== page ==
One thing I know is true for me: Getting enough sleep consistently is the foundation for better performance and feeling bright. Foregoing sleep does not equate to increased productivity.
The evening after watching the story CBS 60 Minutes with Tristan Harris delivered Sunday, April 9, 2017, I fell to phone addiction. I broke my own rules, loosely held as they were. It wasn’t the first time I knew my brain had been hacked; creating chemical release causing behavior favorable to device, apps and social media companies. I’ve sensed a pull to check a notification when I am in the middle of something else or sitting at a stop light. Nothing was pressing other than a mental tug in the direction of the app or device.
Monday following the CBS story, I found myself more tired than usual, already half an hour later getting under the covers than I wanted to. Thirty minutes doesn’t sound like a big delay, but I try to be disciplined because I know my sleep is a productivity factor for me each day. I had been doing something I enjoyed, so I ignored the time. I also let slip some ‘device exposure’ that I know isn’t conducive to sleep. I found myself knowing I shouldn’t peek in, but I did it despite my inner gut guidance. I am usually super sensitive about getting away from devices well before bedtime to soundly and quickly doze off to a good night sleep. Lately I’ve found myself peeking in closer to bedtime. I recently felt self-punished by listening to a podcast for a class I am taking, a self care class in fact, while in bed and then I couldn’t sleep. Awe the irony of it all!
I would love to be the person who immerses their self in her lap top in the evening to churn on some great productive writing time. I’m not a big TV watcher so writing should be perfect. It never fails that when I do this, or make a mental excuse (probably my brain is being hacked by the social media and device giants) to peek in on an app or surf on some engaging topic I get caught in the snare and am wide eyed although tired as heck come bedtime. I have no excuses for my slip because I know better. Corrected, my excuse is that my brain is being hacked!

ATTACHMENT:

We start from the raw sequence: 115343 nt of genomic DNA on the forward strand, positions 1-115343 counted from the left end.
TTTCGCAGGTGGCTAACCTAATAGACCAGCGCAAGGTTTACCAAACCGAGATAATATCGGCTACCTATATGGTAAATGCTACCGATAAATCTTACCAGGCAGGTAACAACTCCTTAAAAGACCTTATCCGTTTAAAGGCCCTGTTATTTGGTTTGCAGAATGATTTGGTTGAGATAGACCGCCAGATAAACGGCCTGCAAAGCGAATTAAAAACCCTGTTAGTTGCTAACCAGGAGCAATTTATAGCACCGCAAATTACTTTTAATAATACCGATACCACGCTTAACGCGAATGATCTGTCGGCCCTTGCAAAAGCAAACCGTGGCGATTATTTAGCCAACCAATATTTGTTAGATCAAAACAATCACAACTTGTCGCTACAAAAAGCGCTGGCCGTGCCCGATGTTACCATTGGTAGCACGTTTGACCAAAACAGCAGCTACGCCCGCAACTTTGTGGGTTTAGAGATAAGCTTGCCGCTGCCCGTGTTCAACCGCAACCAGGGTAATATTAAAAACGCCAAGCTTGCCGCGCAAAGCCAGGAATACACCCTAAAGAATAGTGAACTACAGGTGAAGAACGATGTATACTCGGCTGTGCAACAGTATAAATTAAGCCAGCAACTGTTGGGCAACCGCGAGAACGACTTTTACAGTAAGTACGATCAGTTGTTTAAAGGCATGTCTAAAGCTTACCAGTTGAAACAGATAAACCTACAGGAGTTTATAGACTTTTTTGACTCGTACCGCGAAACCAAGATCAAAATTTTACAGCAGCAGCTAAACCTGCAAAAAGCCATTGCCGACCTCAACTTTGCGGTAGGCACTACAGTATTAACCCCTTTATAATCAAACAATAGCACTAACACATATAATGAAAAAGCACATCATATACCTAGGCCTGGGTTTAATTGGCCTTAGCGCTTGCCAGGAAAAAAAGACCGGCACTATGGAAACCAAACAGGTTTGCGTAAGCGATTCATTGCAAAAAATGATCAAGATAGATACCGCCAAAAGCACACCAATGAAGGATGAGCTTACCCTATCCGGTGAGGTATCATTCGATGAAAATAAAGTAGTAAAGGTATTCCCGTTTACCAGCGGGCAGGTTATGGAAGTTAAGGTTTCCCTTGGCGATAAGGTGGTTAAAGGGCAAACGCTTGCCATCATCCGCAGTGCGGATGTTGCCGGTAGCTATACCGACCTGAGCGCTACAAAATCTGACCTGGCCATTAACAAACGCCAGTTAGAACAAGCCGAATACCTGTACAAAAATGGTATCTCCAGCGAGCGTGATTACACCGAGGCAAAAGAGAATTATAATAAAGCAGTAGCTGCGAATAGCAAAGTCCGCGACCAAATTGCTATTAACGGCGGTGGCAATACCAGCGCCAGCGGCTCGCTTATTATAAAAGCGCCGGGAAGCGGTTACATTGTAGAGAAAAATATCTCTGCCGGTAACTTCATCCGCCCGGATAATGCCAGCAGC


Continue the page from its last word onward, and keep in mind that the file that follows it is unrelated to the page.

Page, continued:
Monday night, I get into bed albeit a little late, grateful for my wonderful bed and surroundings, with so much privacy and creature comforts. I relish the feeling of the sheets and soft covers. I adore my favorite pillow. I forego my practice of journaling or winding down with a book because I am feeling so tired and ready to ‘hit the hay’. But wait a minute and another minute and more minutes….an hour and longer passes. I am tired. I am also wired. My body craves sleep. My body is practically begging for sleep. But my mind, my mind is on. And it is choosing to think about a couple of ‘life experiences’ during the day that were annoying. I hadn’t thought of these since they occurred many hours earlier. But now they are right in my face and replaying over and over in my mind. Cortisol and dopamine are dancing, swirling and arguing with each other, keeping me from restful rejuvenating sleep.
Crap. I realize I did this. I had my face in my device (actually two devices) just before bed. I am aware and self admitting, wishing a self apology would make a difference… I knew I was peeking in on a message that I didn’t need or care about and looking up something completely unnecessary on the other device. I just wanted to see if it was there I told myself. I feel my brain has been hacked by the product engineers who are given orders by people of great wealth and power, of these apps, social media and devices. I am too smart and too sensitive for this. I refuse to let my brain be hacked. I am too strong to let this happen to me. But I did let it happen. I knew better. I know me. I know what they are up to!
I resolve to make technology work for me. Life is too short to be hijacked by technology. I will not be a technology puppet.
Originally published at medium.com